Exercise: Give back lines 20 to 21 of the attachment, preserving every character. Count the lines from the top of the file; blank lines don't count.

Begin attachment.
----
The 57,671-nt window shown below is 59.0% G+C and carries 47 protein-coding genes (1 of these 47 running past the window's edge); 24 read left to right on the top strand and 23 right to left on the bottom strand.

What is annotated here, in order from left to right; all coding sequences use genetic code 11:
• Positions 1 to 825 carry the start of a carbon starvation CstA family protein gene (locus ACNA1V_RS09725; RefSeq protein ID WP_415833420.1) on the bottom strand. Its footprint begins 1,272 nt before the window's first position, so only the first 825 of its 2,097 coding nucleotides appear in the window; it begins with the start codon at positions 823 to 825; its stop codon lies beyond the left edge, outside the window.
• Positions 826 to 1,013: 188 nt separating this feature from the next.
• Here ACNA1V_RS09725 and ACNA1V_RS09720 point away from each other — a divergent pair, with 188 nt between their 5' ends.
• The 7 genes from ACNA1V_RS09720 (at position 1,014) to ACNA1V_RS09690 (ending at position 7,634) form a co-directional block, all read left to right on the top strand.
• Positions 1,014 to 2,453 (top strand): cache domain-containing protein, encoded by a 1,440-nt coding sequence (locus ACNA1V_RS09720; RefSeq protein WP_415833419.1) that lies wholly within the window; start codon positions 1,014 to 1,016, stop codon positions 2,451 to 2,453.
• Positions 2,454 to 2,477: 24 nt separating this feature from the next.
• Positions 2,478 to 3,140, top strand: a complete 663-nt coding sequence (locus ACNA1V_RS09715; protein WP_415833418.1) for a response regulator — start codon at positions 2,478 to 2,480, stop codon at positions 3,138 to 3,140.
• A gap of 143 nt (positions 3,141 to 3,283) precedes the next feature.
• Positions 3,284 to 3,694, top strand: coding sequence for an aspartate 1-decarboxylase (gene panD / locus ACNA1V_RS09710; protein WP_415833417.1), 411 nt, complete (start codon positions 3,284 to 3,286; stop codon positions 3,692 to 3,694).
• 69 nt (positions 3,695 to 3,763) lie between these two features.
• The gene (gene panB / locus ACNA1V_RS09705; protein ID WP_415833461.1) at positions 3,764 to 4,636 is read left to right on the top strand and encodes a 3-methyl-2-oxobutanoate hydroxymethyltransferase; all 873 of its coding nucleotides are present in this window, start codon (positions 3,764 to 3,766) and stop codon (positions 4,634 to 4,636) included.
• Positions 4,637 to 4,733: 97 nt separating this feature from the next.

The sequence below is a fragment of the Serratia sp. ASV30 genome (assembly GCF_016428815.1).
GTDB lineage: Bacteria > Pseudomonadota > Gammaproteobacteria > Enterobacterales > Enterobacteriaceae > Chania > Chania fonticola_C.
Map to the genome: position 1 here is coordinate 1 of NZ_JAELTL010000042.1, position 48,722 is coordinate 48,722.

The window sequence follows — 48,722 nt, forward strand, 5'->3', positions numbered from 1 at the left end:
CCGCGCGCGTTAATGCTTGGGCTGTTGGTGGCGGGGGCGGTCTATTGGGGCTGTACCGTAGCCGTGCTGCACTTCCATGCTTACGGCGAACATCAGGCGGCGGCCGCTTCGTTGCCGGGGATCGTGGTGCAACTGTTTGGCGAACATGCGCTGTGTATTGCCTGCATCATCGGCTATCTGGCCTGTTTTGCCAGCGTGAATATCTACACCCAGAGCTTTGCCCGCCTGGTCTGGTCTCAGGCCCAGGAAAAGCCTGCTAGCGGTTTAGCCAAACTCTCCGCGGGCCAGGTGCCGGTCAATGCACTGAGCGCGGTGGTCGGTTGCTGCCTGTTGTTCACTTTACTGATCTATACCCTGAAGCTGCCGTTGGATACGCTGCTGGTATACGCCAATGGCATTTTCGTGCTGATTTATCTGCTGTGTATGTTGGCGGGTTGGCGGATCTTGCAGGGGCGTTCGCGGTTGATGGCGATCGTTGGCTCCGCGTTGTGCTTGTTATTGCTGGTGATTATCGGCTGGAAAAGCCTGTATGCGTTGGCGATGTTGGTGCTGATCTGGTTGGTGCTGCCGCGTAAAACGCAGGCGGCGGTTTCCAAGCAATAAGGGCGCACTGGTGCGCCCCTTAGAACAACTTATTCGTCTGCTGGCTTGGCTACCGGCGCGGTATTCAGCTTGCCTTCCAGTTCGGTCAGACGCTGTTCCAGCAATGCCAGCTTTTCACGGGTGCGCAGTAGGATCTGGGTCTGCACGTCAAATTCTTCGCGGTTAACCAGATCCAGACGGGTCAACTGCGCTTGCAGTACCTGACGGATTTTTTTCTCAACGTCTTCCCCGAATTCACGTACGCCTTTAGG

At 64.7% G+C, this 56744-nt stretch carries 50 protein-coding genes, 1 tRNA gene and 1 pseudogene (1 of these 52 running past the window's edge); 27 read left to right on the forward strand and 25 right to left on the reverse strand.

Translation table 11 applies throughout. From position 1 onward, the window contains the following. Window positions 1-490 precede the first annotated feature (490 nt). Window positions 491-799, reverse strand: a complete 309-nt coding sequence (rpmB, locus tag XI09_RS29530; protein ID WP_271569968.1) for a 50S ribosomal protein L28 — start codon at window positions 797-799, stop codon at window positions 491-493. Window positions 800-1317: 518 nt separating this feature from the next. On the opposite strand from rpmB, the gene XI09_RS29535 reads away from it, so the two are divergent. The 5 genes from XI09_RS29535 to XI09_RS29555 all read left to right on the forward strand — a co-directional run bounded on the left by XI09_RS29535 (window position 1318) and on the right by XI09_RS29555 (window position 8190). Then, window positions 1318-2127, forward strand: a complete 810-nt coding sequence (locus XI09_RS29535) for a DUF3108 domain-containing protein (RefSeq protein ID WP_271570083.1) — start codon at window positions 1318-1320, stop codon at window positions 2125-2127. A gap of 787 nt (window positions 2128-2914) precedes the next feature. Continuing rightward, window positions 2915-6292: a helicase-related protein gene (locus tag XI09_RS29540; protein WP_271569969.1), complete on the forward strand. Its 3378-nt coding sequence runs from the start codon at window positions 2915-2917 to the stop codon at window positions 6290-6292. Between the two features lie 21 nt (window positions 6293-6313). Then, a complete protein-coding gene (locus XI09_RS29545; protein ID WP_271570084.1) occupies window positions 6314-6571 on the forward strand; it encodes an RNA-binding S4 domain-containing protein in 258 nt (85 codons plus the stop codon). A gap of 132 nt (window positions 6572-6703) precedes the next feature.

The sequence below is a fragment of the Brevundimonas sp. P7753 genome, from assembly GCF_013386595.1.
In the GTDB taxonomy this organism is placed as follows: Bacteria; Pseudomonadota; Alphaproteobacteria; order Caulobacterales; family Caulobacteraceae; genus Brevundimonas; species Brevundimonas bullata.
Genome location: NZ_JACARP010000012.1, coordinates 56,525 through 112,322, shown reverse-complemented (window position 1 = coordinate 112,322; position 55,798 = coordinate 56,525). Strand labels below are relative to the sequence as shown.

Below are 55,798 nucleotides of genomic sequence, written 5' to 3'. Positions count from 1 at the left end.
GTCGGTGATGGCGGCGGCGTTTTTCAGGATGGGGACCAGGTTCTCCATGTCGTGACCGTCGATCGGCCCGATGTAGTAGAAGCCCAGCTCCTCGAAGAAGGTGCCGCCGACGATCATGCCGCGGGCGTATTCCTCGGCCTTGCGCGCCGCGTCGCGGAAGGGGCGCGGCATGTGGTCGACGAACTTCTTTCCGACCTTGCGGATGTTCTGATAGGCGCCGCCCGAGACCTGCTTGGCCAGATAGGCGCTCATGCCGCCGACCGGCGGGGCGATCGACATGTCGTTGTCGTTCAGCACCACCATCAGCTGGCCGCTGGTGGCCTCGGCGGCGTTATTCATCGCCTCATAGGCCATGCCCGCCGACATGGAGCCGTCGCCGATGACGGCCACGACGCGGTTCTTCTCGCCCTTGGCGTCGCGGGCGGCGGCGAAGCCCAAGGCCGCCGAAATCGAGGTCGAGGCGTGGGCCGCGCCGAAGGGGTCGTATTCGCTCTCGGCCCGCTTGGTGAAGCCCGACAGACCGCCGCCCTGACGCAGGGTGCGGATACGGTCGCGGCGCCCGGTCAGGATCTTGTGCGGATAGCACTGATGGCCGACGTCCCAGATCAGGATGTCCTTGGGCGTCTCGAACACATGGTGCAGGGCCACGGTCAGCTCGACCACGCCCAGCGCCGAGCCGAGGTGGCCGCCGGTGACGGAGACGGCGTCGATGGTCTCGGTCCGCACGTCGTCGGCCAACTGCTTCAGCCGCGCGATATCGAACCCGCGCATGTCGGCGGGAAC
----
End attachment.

At 64.7% G+C, this 56744-nt stretch carries 50 protein-coding genes, 1 tRNA gene and 1 pseudogene (1 of these 52 running past the window's edge); 27 read left to right on the forward strand and 25 right to left on the reverse strand.

Translation table 11 applies throughout. From position 1 onward, the window contains the following. Window positions 1-490 precede the first annotated feature (490 nt). Window positions 491-799, reverse strand: a complete 309-nt coding sequence (rpmB, locus tag XI09_RS29530; protein ID WP_271569968.1) for a 50S ribosomal protein L28 — start codon at window positions 797-799, stop codon at window positions 491-493. Window positions 800-1317: 518 nt separating this feature from the next. On the opposite strand from rpmB, the gene XI09_RS29535 reads away from it, so the two are divergent. The 5 genes from XI09_RS29535 to XI09_RS29555 all read left to right on the forward strand — a co-directional run bounded on the left by XI09_RS29535 (window position 1318) and on the right by XI09_RS29555 (window position 8190). Then, window positions 1318-2127, forward strand: a complete 810-nt coding sequence (locus XI09_RS29535) for a DUF3108 domain-containing protein (RefSeq protein ID WP_271570083.1) — start codon at window positions 1318-1320, stop codon at window positions 2125-2127. A gap of 787 nt (window positions 2128-2914) precedes the next feature. Continuing rightward, window positions 2915-6292: a helicase-related protein gene (locus tag XI09_RS29540; protein WP_271569969.1), complete on the forward strand. Its 3378-nt coding sequence runs from the start codon at window positions 2915-2917 to the stop codon at window positions 6290-6292. Between the two features lie 21 nt (window positions 6293-6313). Then, a complete protein-coding gene (locus XI09_RS29545; protein ID WP_271570084.1) occupies window positions 6314-6571 on the forward strand; it encodes an RNA-binding S4 domain-containing protein in 258 nt (85 codons plus the stop codon). A gap of 132 nt (window positions 6572-6703) precedes the next feature.